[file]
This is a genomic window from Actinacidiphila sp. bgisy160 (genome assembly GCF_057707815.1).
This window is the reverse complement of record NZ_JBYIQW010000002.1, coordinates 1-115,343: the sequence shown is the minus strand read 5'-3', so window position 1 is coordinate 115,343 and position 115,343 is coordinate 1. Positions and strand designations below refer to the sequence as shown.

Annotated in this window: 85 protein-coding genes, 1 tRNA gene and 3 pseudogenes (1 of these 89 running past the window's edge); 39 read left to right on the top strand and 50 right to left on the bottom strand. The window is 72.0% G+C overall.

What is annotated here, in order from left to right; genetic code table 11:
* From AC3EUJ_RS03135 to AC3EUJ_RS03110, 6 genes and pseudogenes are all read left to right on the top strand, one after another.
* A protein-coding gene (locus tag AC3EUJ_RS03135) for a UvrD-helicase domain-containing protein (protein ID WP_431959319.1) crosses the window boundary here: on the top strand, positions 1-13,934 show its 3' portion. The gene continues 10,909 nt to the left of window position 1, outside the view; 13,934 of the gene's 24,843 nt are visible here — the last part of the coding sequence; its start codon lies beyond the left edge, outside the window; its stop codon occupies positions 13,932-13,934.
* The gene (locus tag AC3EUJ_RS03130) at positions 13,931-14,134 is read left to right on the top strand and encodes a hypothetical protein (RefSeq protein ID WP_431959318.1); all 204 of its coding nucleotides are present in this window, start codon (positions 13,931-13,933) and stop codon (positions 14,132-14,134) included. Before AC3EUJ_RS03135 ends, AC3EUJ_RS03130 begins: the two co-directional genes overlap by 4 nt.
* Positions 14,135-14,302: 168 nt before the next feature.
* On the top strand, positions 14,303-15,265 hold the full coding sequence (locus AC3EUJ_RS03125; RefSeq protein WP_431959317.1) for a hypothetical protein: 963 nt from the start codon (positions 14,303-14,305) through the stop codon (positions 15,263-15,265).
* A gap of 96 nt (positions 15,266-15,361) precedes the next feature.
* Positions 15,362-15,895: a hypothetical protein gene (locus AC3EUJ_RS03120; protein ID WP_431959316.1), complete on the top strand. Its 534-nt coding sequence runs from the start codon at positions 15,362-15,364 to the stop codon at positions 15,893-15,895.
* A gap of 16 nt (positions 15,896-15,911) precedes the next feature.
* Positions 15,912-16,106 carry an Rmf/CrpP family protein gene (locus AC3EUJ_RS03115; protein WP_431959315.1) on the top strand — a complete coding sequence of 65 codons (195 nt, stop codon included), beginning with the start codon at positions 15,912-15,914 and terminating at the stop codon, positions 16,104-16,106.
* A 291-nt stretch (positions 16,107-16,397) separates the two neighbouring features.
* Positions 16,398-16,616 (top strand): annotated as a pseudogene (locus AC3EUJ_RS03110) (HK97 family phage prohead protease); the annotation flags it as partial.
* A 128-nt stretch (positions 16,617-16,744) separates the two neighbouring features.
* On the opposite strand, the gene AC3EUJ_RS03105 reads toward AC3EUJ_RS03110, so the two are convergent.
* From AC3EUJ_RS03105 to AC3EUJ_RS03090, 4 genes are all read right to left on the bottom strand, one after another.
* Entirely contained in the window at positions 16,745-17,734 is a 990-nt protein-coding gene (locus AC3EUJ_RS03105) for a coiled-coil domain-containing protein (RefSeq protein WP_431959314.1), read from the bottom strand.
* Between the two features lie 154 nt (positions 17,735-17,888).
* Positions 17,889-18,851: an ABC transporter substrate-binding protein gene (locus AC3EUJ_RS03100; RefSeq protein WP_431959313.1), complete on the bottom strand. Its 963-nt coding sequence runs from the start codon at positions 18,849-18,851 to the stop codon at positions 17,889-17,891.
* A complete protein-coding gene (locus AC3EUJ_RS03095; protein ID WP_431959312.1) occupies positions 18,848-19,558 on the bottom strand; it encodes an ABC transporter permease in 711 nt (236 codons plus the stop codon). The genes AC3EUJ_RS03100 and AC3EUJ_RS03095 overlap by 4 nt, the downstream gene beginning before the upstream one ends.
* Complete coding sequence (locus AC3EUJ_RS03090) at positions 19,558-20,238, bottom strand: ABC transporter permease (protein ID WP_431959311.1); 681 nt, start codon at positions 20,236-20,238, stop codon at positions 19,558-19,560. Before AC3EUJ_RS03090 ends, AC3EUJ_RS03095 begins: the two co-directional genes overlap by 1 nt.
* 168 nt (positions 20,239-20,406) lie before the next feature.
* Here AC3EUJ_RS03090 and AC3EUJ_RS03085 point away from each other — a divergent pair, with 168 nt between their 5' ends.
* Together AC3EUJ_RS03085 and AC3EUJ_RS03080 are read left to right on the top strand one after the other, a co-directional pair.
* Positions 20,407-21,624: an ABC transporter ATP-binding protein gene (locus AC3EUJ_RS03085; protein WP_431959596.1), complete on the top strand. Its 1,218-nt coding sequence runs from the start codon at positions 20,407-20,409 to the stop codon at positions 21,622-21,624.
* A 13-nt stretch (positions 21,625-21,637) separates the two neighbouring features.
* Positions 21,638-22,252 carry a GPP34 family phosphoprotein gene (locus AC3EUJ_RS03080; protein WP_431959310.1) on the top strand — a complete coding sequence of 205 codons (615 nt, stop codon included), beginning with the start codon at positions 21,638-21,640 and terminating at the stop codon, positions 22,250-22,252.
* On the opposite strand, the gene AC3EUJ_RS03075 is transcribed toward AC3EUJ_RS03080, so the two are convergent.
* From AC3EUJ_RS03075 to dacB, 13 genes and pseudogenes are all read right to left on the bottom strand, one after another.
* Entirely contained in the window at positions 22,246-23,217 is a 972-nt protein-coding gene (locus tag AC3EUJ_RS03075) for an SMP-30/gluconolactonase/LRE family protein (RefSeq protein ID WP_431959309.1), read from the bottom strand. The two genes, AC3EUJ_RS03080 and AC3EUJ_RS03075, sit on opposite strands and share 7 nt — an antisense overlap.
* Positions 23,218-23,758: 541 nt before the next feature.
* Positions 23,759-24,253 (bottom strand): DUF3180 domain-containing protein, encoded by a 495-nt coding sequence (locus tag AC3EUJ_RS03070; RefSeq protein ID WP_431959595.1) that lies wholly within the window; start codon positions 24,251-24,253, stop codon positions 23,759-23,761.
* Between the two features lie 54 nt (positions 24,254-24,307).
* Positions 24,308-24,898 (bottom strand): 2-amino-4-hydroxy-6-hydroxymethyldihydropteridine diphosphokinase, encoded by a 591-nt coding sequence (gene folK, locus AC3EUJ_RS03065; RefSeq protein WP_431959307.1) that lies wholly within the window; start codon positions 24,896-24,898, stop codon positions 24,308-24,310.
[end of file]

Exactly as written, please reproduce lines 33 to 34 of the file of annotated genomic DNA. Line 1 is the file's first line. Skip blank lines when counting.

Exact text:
* Positions 23,218-23,758: 541 nt before the next feature.
* Positions 23,759-24,253 (bottom strand): DUF3180 domain-containing protein, encoded by a 495-nt coding sequence (locus tag AC3EUJ_RS03070; RefSeq protein ID WP_431959595.1) that lies wholly within the window; start codon positions 24,251-24,253, stop codon positions 23,759-23,761.